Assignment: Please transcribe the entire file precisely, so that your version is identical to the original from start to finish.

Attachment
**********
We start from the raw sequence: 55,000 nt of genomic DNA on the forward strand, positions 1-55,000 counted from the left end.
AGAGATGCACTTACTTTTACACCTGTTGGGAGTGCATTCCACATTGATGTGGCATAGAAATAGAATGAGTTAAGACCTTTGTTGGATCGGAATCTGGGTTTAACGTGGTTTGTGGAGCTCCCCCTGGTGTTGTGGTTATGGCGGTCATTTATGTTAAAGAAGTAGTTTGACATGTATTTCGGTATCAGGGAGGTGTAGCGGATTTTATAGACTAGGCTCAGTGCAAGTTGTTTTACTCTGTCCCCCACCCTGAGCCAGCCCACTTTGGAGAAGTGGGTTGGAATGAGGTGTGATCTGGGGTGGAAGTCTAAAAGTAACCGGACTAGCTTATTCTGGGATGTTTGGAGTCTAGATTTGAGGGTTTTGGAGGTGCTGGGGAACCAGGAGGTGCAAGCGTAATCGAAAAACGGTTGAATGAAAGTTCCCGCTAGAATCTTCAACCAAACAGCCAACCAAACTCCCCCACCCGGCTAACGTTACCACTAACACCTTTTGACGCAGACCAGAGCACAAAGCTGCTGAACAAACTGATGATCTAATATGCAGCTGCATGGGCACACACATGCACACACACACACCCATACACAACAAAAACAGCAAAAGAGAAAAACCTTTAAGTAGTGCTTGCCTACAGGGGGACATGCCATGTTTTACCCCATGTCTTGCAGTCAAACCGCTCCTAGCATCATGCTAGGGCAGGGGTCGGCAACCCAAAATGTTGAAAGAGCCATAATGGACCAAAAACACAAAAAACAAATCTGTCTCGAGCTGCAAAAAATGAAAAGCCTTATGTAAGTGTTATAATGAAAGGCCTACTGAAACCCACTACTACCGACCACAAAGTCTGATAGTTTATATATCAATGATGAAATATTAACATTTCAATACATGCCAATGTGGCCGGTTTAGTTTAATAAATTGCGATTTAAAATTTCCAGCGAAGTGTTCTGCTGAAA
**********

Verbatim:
We start from the raw sequence: 55,000 nt of genomic DNA on the forward strand, positions 1-55,000 counted from the left end.
AGAGATGCACTTACTTTTACACCTGTTGGGAGTGCATTCCACATTGATGTGGCATAGAAATAGAATGAGTTAAGACCTTTGTTGGATCGGAATCTGGGTTTAACGTGGTTTGTGGAGCTCCCCCTGGTGTTGTGGTTATGGCGGTCATTTATGTTAAAGAAGTAGTTTGACATGTATTTCGGTATCAGGGAGGTGTAGCGGATTTTATAGACTAGGCTCAGTGCAAGTTGTTTTACTCTGTCCCCCACCCTGAGCCAGCCCACTTTGGAGAAGTGGGTTGGAATGAGGTGTGATCTGGGGTGGAAGTCTAAAAGTAACCGGACTAGCTTATTCTGGGATGTTTGGAGTCTAGATTTGAGGGTTTTGGAGGTGCTGGGGAACCAGGAGGTGCAAGCGTAATCGAAAAACGGTTGAATGAAAGTTCCCGCTAGAATCTTCAACCAAACAGCCAACCAAACTCCCCCACCCGGCTAACGTTACCACTAACACCTTTTGACGCAGACCAGAGCACAAAGCTGCTGAACAAACTGATGATCTAATATGCAGCTGCATGGGCACACACATGCACACACACACACCCATACACAACAAAAACAGCAAAAGAGAAAAACCTTTAAGTAGTGCTTGCCTACAGGGGGACATGCCATGTTTTACCCCATGTCTTGCAGTCAAACCGCTCCTAGCATCATGCTAGGGCAGGGGTCGGCAACCCAAAATGTTGAAAGAGCCATAATGGACCAAAAACACAAAAAACAAATCTGTCTCGAGCTGCAAAAAATGAAAAGCCTTATGTAAGTGTTATAATGAAAGGCCTACTGAAACCCACTACTACCGACCACAAAGTCTGATAGTTTATATATCAATGATGAAATATTAACATTTCAATACATGCCAATGTGGCCGGTTTAGTTTAATAAATTGCGATTTAAAATTTCCAGCGAAGTGTTCTGCTGAAA